Critics of our health care system point to the ever-rising cost of providing health care in the United States, in comparison to other industrialized nations. In 2007, the Kaiser Family Foundation reported that the cost of providing health care in the United States has grown from 7.2% of the nation’s economy in 1970 (or $356 per person per year), to about 16% in 2005 (or $6,500 per person). This is nearly twice the cost of providing care in Canada ($3,161), France ($3,191.), Australia ($3,128.), Japan ($2,358), and the United Kingdom ($2,560.). (Kaiser 4). But there are hidden complexities here as well. How much health care spending is too much for an individual patient, family, city, state, or a nation? Is it economically and/or politically undesirable to have so many Americans employed in the health care sector of the economy? What exactly is the quality of the health care that we purchase at this cost? So what does it really mean when we say that our health care system costs too much? Let’s take a look at that!
In the real world, the access and quality of a health care system cannot be separated from its cost, at least not for very long. How do we decide whether the “price is right?” In the Real World, that depends on how much we, as individuals, value health care products and services at the quality and price that they are being offered. For any other product or service other than health care (and perhaps education), when a product or service is priced too high, buyers simply refuse the offer and gravitate toward other sellers. Although I am a pro football fan, I have never attended a Bengals game. Frankly, the product being offered is not worth the ticket price. So I spend that money on other leisure activities that are “worth it,” mostly concerts. Even if the Bengals were great, I still wouldn’t attend a game at the prices offered today. I prefer to watch them for free on T.V. I might attend those games if they were free, or $10. But probably not. I hate the other "opportunity costs" such as traffic and parking problems. The Bengals will stay in business as long as at least a few fans continue to show up at Paul Brown Stadium on Sundays, and as long as the T.V. networks are willing to carry the games. In short, the Bengals must compete for our money. As individual buyers, we make purchasing decisions based on our beliefs about both quality and price. If I say that a new automobile is too expensive for me, what I’m really saying is that, the quality of the new vehicle does not justify the price that I’d have to pay for it. Hence, I’d prefer to keep my old car, or buy a less expensive used vehicle and spend those savings on the fulfillment of other wants and needs; perhaps a family vacation.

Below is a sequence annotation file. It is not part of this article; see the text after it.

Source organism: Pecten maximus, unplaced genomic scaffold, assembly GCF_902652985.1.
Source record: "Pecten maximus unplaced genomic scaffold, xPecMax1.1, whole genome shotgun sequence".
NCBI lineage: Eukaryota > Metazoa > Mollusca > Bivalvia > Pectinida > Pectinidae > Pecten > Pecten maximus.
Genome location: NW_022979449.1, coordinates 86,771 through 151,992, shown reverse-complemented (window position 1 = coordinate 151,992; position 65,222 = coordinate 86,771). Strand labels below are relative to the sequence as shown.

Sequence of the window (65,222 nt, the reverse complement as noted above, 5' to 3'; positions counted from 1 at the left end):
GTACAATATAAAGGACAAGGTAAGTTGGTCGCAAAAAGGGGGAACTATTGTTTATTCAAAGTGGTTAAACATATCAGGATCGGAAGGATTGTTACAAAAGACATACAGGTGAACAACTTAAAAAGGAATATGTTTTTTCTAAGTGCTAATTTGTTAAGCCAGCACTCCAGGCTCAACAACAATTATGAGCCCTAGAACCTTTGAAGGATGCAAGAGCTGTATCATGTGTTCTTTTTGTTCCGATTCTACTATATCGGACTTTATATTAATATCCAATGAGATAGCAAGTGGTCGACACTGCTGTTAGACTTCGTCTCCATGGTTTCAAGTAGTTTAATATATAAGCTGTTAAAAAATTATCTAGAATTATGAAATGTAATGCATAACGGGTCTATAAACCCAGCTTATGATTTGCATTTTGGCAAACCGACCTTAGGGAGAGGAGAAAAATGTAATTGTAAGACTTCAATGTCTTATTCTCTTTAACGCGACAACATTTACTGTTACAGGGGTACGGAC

So what is the “value” of health care and or “health?” Our assessment of the value of health care has been shaped by a four-party party payment system that fosters both quality-insensitivity and price-insensitivity. In today’s economic environment, many young, healthy, middle class Americans, that do not get less expensive health insurance through a fourth party (employer) value other goods more than they do health insurance. Therefore, they spend their paychecks on new vehicles, spacious homes, higher education, high-quality food, alcohol, tobacco, or extended summer vacations. Therefore, when we say that our health care system is too expensive, what we are really saying is that many Americans value health insurance (of unknown comprehensiveness) less than other things. If I choose to spend my money on a vacation at Disney World, I at least have a good idea the quality and price of my purchase.
So the fact of the matter is that all Americans have “access” to health care, they just are not willing to buy it at the quality and price that it is being offered. And of course, many young, healthy Americans will never buy health insurance, no matter how much it costs because they would rather spend their money on those other things. This underlying reality has inspired a movement to offer “free universal health care,” through a government program like Medicare or Medicaid. However, the fact of the matter is that these programs are neither free nor high quality. Indeed, libertarians argue that the best way to insure universal access to low quality health care (or education) at an unreasonable cost is to force all Americans to pay for it through taxation. Here's another blog entry on health care reform: http://freedomsphilosopher.blogspot.com/2008/10/health-care-reform.html